Categories
BLOG

weed makes me sad

I Tried to Figure Out Why Weed Isn’t Fun for Me

This article originally appeared on VICE Netherlands.

My friend Sara loves weed. She’s a great person without it, but when she lights up, Sara becomes the funniest, most relaxed, creative, and energetic human I have ever met. Her mind suddenly makes astounding connections and she reaches an almost post-human level of chill. Another friend of mine describes being high as feeling like you’ve morphed “into one of those plastic bobble head dogs with huge grins.” They’re not the only ones—a lot of my friends are weed enthusiasts, and it’s the one thing I can’t share with them: No matter how hard I try, weed just makes me feel like shit.

When I smoke a joint, I become extremely self-conscious and stressed. I’ll make a mundane comment about something and instantly start worrying about how lame it was. I’ll leave a room and worry that the vibe won’t be the same when I come back. I get into this state of paranoia, and although I’m still able to rationalize the situation in my head—Hey, you’re only thinking these things because you’re stoned, you weirdo!—the paranoid thoughts don’t go away. And if I happen to also be drunk I just end up with my head resting on a toilet seat, fearing that I’ll be trapped in that position for the rest of my life.

It bugs me to no end that weed isn’t fun for me. Not just my friends, but many of my personal heroes—Rihanna, the Broad City girls, Sarah Silverman—happen to be proud stoners. I’m not sad because I think getting high is cool, but I just really feel like I’m missing out on some euphoric experience. What is it, exactly, that’s keeping me from being a happy stoner? Am I doing it wrong and could I just learn to appreciate it? I need answers, so decide to contact a few experts to shed some light on my shortcomings.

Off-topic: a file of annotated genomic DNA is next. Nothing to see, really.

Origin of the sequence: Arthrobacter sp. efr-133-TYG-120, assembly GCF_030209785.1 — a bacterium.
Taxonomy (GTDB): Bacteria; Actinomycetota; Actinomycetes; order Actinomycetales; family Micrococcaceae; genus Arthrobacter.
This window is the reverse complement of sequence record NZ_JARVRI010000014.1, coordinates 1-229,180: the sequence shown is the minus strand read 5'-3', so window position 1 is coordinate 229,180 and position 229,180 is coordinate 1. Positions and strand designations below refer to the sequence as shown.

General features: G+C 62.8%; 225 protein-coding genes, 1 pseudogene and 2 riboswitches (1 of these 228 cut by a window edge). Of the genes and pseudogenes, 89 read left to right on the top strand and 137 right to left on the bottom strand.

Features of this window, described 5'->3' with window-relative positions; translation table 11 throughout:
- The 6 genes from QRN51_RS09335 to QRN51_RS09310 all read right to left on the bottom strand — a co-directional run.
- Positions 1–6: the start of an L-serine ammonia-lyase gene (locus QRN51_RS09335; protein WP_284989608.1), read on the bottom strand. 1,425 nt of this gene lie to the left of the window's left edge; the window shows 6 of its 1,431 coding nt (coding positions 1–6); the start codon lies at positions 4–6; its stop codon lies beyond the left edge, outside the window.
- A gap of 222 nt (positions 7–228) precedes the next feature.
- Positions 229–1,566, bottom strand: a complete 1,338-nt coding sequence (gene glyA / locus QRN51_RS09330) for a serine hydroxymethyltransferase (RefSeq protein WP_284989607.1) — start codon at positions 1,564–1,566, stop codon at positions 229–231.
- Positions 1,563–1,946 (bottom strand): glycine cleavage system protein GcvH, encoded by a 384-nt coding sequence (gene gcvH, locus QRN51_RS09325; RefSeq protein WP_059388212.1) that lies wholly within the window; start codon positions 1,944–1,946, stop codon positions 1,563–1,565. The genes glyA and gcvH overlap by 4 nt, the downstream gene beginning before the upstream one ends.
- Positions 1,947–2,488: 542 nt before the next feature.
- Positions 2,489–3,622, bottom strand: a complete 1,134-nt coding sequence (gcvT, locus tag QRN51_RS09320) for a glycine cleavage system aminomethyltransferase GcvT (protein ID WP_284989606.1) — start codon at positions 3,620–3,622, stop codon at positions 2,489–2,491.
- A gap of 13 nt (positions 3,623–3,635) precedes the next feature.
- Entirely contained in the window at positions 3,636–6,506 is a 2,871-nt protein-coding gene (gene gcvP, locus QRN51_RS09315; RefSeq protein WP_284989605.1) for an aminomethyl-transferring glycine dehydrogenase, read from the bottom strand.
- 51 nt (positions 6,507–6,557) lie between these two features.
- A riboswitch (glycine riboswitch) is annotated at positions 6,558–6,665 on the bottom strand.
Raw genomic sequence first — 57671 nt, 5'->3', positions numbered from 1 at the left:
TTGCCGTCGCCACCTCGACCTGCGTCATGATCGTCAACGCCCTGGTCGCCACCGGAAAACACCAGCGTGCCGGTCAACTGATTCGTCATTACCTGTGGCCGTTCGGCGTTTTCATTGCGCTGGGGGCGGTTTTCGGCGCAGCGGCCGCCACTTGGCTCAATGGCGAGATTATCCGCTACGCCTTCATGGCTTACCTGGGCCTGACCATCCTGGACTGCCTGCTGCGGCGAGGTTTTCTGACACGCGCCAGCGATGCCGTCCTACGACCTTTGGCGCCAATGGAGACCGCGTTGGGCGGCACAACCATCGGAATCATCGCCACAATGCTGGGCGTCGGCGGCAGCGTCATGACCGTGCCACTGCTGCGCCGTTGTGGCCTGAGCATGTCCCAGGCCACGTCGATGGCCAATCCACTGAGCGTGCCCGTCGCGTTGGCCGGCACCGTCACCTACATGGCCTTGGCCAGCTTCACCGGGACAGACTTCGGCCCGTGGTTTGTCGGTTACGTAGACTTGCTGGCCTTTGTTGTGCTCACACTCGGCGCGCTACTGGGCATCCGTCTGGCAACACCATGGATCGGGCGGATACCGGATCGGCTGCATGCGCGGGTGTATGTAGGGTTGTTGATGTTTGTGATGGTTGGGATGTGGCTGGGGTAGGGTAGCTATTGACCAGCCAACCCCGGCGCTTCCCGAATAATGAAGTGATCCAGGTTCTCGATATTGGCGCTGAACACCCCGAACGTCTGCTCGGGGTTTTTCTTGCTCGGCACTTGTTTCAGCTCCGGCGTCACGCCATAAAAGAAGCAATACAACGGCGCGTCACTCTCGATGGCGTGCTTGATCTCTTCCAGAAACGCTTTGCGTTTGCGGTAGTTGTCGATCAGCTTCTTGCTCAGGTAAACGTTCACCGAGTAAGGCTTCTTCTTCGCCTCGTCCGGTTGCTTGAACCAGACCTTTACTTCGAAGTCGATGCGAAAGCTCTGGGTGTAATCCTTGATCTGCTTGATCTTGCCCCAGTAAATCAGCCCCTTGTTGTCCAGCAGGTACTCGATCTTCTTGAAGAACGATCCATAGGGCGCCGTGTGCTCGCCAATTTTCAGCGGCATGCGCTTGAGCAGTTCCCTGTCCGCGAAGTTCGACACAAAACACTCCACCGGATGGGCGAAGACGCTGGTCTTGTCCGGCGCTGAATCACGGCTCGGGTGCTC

All photos by David Meulenbeld

First, I speak to Natasha Mason, a neuropsychologist at the University of Maastricht and an expert on how THC—the psychoactive element in cannabis, which makes you feel high—affects the chemicals in your brain. She tells me she won’t be able to give me a clear-cut answer since using drugs is a subjective experience and effects differ from person to person.

But she tells me about a study conducted by the University of Chicago that shows that a low dose of THC in weed can help reduce stress; while a high dose can lead to feelings of fear, paranoia, and discomfort. Alongside THC, weed contains many different substances, including CBD—which counters the drug’s psychoactive effects and is known to have a range of medicinal qualities. The Dutch weed I usually smoke tends to be comparatively high in THC and low on CBD, which could possibly stimulate my sense of paranoia.

WATCH: How to Treat Weed Dealers, According to a Weed Dealer

The environment in which I smoke plays an important part, too, Mason tells me. Research carried out on rats has shown that a fear that’s stimulated by THC increases when the rats are in a new or potentially stressful environment. In addition, Mason tells me that people who smoke regularly usually experience less worrying side effects—but, she adds, it could be that people who never had negative experiences with weed are just more likely to smoke regularly.

That’s all well and good, but it doesn’t explain why I transform into this socially awkward, paranoid mess while my friends comfortably enjoy their high. We always smoke the same strains, with the same THC percentage, in the same familiar environment. Mason thinks my personality is to blame.

“The general opinion is that THC intensifies feelings of anxiety—and those feelings are already present in you,” she explains. “If you are naturally very analytical or a bit agitated and anxious, certain chemicals in your brain, like serotonin [which controls your mood], noradrenaline [the hormone that prepares your body for sudden physical action], GABA [a downer], and glutamate [a substance that helps the brain function normally] might operate differently in your brain than in the brains of more relaxed people—and that could result in a more extreme response to the THC.”